IDEAS home Printed from https://ideas.repec.org/
MyIDEAS: Login to save this paper or follow this series

Bilateral donors' interest vs. Recipients' development motives in aid allocation : do all donors behave the same ?

  • Jean-Claude Berthélemy

    ()

    (TEAM)

In this paper, I provide an overall empirical assessment of the motivations of official development assistance granted by rich countries to developing countries, as they are revealed by their aid allocation behaviours. Such behaviours result from a combination of self-interest purposes and of more altruistic development objectives. To perform this analysis, I use a three- dimensional panel dataset, combining the donor, recipient and time dimensions. Such data show a lot of heterogeneity in donor behaviours. Thanks to the width of this dataset, I can properly test differences of parameters among donors. In particular, these tests provide a way to compare the degree of altruism of the different donors.

If you experience problems downloading a file, check if you have the proper application to view it first. In case of further problems read the IDEAS help page. Note that these files are not on the IDEAS site. Please be patient as the files may be large.

File URL: ftp://mse.univ-paris1.fr/pub/mse/cahiers2005/Bla05001.pdf
Download Restriction: no

Paper provided by Université Panthéon-Sorbonne (Paris 1) in its series Cahiers de la Maison des Sciences Economiques with number bla05001.

as
in new window

Length: 35 pages
Date of creation: Jan 2005
Date of revision:
Handle: RePEc:mse:wpsorb:bla05001
Contact details of provider: Postal: 106 - 112 boulevard de l'Hôpital, 75647 Paris cedex 13
Phone: 01 44 07 81 00
Fax: 01 44 07 81 09
Web page: http://mse.univ-paris1.fr/
Email:


More information through EDIRC

References listed on IDEAS
Please report citation or reference errors to , or , if you are the registered author of the cited work, log in to your RePEc Author Service profile, click on "citations" and make appropriate adjustments.:

as in new window
  1. Chauvet, Lisa, 2003. "Socio-political instability and the allocation of international aid by donors," Economics Papers from University Paris Dauphine 123456789/5404, Paris Dauphine University.
  2. Lahiri, Sajal & Raimondos-Moller, Pascalis, 2000. "Lobbying by Ethnic Groups and Aid Allocation," Economic Journal, Royal Economic Society, vol. 110(462), pages C62-79, March.
  3. Burnside, Craig & Dollar, David, 1997. "Aid, policies, and growth," Policy Research Working Paper Series 1777, The World Bank.
  4. Enzo Grilli & Markus Riess, 1992. "EC aid to associated countries: distribution and determinants," Review of World Economics (Weltwirtschaftliches Archiv), Springer, vol. 128(2), pages 202-220, June.
  5. Easterly, william, 2001. "Growth implosions, debt explosions, and my Aunt Marilyn : do growth slowdowns cause public debt crises?," Policy Research Working Paper Series 2531, The World Bank.
  6. Alberto Alesina & David Dollar, 1998. "Who Gives Foreign Aid to Whom and Why?," NBER Working Papers 6612, National Bureau of Economic Research, Inc.
  7. Finn Tarp & Christian F. Bach & Henrik Hansen & Søren Baunsgaard, 1998. "Danish Aid Policy: Theory and Empirical Evidence," Discussion Papers 98-06, University of Copenhagen. Department of Economics.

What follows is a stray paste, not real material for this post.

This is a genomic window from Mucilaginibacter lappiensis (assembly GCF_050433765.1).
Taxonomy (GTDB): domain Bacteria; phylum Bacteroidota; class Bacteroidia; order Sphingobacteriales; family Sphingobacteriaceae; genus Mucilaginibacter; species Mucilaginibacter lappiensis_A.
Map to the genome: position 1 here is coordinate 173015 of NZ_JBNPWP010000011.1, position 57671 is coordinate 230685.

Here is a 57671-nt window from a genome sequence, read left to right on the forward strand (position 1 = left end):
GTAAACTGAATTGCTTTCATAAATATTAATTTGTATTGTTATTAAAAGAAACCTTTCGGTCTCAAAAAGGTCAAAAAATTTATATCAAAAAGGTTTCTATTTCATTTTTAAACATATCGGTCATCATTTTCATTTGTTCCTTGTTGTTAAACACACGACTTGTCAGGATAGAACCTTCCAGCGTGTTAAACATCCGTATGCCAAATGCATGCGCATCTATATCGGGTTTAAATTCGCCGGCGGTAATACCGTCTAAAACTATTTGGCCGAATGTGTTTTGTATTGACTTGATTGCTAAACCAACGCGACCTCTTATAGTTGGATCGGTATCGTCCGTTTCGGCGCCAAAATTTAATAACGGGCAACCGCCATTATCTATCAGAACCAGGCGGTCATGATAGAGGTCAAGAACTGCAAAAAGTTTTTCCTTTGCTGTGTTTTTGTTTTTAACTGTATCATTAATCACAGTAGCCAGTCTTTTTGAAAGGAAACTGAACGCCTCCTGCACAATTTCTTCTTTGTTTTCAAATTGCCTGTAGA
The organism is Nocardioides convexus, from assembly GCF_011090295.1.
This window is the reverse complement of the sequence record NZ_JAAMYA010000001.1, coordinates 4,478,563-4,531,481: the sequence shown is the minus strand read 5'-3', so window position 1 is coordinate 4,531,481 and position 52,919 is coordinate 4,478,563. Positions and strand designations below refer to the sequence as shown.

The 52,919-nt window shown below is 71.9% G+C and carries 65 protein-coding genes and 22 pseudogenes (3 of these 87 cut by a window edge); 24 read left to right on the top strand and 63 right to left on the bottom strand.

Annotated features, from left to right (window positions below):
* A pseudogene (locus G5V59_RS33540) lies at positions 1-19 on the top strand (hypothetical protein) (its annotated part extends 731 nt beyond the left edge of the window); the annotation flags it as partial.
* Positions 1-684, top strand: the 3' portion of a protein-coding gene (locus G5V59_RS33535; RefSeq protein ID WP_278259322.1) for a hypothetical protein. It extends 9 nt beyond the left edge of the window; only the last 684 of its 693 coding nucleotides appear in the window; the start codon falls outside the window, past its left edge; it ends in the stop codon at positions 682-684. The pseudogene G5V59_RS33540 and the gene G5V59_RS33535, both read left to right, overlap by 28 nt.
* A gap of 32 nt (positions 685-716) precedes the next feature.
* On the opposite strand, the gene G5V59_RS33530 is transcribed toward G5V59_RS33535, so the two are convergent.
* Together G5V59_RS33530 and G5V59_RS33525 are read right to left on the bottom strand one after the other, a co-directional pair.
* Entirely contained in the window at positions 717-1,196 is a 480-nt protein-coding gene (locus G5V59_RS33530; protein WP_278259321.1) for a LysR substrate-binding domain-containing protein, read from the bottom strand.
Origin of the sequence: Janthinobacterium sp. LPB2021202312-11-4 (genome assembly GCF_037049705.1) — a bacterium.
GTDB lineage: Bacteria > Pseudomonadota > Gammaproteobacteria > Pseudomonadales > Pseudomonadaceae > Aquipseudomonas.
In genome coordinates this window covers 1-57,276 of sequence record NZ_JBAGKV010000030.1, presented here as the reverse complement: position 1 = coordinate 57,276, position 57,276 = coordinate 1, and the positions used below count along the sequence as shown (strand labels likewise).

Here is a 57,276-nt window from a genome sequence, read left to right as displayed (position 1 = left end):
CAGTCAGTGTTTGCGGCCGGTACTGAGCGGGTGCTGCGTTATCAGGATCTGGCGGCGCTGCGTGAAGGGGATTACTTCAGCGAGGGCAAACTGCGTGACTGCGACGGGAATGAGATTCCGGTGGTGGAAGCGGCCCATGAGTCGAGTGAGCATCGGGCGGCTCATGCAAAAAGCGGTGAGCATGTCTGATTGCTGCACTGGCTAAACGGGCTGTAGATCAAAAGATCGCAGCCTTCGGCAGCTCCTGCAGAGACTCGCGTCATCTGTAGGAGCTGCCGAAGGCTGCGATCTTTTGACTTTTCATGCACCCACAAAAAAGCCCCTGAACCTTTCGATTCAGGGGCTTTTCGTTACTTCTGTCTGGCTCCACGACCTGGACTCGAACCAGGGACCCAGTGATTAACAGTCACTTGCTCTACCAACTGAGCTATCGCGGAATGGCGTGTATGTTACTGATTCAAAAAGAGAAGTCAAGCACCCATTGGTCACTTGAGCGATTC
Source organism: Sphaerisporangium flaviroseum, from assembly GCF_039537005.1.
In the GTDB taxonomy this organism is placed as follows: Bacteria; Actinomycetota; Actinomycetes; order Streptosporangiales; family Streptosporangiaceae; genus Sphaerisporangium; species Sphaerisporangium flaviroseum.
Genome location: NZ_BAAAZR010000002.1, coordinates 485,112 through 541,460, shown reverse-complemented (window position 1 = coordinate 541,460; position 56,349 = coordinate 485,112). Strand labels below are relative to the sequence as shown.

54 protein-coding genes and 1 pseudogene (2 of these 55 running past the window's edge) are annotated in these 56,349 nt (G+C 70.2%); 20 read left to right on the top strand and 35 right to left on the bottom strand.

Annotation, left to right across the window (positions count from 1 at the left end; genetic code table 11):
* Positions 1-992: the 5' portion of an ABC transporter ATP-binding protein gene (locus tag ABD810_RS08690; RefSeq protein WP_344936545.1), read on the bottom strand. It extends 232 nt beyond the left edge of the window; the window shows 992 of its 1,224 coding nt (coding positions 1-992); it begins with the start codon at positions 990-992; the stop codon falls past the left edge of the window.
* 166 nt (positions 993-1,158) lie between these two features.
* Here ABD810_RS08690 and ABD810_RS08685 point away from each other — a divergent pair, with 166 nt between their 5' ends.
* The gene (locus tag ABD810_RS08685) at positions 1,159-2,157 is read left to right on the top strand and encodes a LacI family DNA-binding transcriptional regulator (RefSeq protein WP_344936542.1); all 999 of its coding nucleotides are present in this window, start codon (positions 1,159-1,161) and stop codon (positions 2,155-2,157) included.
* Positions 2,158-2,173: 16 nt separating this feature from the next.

8. Gang, Ira N. & Lehman, James A., 1990. "New directions or not: USAID in Latin America," World Development, Elsevier, vol. 18(5), pages 723-732, May.
  9. McGillivray, Mark & Oczkowski, Edward, 1991. "Modelling the Allocation of Australian Bilateral Aid: A Two-Part Sample Selection Approach," The Economic Record, The Economic Society of Australia, vol. 67(197), pages 147-52, June.
  10. Dudley, Leonard & Montmarquette, Claude, 1976. "A Model of the Supply of Bilateral Foreign Aid," American Economic Review, American Economic Association, vol. 66(1), pages 132-42, March.
  11. McGillivray, M. & White, H., 1993. "Explanatory studies of aid allocation among developing countries : a critical survey," ISS Working Papers - General Series 18942, International Institute of Social Studies of Erasmus University Rotterdam (ISS), The Hague.
Full references (including those not matched with items on IDEAS)

This item is not listed on Wikipedia, on a reading list or among the top items on IDEAS.

When requesting a correction, please mention this item's handle: RePEc:mse:wpsorb:bla05001. See general information about how to correct material in RePEc.

For technical questions regarding this item, or to correct its authors, title, abstract, bibliographic or download information, contact: (Lucie Label)

If you have authored this item and are not yet registered with RePEc, we encourage you to do it here. This allows to link your profile to this item. It also allows you to accept potential citations to this item that we are uncertain about.

If references are entirely missing, you can add them using this form.

If the full references list an item that is present in RePEc, but the system did not link to it, you can help with this form.

If you know of missing items citing this one, you can help us creating those links by adding the relevant references in the same way as above, for each refering item. If you are a registered author of this item, you may also want to check the "citations" tab in your profile, as there may be some citations waiting for confirmation.

Please note that corrections may take a couple of weeks to filter through the various RePEc services.

This information is provided to you by IDEAS at the Research Division of the Federal Reserve Bank of St. Louis using RePEc data.